In this guidance, ‘payment holiday’ means an arrangement under which a firm permits the customer to make no payments under a regulated mortgage contract or a regulated home purchase plan for a specified period without being in payment shortfall.
Where a customer is experiencing or reasonably expects to experience payment difficulties as a result of circumstances relating to coronavirus, and wishes to receive a payment holiday, a firm should grant a customer a payment holiday for 3 monthly payments, unless it can demonstrate it is reasonable and in the customer’s best interest to do otherwise.
An example of a situation in which a payment holiday may be appropriate is where there is or will be a reduction in household income that can be used to make mortgage or home finance payments.
If, during an interaction between the firm and the customer, the customer provides information suggesting that the customer may be experiencing or could reasonably expect to experience payment difficulties as a result of circumstances relating to coronavirus, the firm should ask whether the customer would be interested in a payment holiday.
A firm may decide to put in place an option other than a 3 month payment holiday, if it is appropriate to do so in the individual circumstances of the case and the firm reasonably considers it as being in the best interests of the customer. This could include a payment holiday of fewer than 3 months if, for example, the expected loss of income is temporary, or a reduced monthly payment if, for example, the loss of income is partial. This guidance does not prevent firms from providing more favourable forms of assistance to the customer, such as reducing or waiving interest.
Firms can choose to make the enquiries they consider necessary in order to judge if a payment holiday best serves the customer’s interests but there is no expectation under this guidance that the firm investigates the circumstances surrounding a request for a payment holiday.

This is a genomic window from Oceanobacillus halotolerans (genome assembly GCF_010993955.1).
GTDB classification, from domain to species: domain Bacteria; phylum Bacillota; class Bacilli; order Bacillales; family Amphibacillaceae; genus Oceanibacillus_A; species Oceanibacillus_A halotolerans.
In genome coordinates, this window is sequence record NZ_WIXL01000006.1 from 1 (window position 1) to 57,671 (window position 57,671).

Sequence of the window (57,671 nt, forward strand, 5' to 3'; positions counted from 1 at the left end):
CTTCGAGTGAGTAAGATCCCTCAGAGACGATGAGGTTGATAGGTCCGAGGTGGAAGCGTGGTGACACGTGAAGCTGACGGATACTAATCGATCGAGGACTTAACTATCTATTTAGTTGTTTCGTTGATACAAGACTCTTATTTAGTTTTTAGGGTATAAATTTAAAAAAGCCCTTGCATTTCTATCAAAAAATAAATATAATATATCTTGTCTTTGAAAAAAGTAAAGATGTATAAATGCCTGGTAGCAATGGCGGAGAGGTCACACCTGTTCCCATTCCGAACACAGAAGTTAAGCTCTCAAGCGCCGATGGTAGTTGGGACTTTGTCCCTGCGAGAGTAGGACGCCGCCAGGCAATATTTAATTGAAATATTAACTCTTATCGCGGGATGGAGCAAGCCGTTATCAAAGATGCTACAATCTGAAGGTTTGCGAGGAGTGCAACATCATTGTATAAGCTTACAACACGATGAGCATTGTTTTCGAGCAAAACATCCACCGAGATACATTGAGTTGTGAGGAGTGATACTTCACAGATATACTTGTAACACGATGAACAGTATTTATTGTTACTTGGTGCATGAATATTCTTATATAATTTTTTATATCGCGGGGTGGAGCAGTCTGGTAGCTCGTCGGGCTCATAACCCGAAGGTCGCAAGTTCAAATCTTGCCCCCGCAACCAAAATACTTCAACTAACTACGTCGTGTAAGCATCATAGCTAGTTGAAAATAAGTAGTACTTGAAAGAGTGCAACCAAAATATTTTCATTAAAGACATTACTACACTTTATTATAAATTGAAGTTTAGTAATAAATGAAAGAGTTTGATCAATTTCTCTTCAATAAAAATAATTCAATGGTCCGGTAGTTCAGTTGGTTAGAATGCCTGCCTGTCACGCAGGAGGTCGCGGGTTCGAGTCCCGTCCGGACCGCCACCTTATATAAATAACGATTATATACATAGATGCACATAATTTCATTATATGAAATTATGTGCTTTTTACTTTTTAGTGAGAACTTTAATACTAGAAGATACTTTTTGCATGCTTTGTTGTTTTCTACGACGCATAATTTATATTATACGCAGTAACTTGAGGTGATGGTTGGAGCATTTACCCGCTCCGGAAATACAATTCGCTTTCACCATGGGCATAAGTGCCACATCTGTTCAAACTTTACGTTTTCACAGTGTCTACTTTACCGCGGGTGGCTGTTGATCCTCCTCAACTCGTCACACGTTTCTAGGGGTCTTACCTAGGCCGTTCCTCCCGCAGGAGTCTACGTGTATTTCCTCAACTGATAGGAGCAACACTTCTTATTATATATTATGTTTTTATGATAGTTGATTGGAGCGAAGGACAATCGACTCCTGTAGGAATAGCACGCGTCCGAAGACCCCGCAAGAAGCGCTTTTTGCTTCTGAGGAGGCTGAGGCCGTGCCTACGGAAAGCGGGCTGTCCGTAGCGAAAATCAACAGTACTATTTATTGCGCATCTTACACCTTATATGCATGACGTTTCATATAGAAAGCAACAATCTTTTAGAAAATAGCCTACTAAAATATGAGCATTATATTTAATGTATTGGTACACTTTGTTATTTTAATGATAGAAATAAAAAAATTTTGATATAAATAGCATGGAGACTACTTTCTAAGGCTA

A firm should give customers adequate information to understand the implications of a payment holiday, including the consequences (if any) for the total amount payable under the mortgage contract, the term of the mortgage contract and the amount of contractual monthly instalments.
We remind firms that the requirement to assess affordability does not apply where a firm varies the terms of a regulated mortgage contract or home purchase plan solely for the purposes of forbearance or to avoid a payment shortfall.
A firm should, however, ensure that the manner in which it will seek to recover any sums covered by a payment holiday and any increase in the total amount payable under the mortgage contract once the payment holiday has ended is compatible with Principle 6. A firm should not capitalise these amounts without having given the customer information on the impact of doing so on their monthly payments or the term of their mortgage, and the option to choose an alternative means of repaying the amount. The information given should be provided in good time before the capitalisation takes place, and make clear that the customer could pay more over the lifetime of the mortgage as a result of capitalisation, compared to an alternative means of repaying these amounts, such as in a lump sum.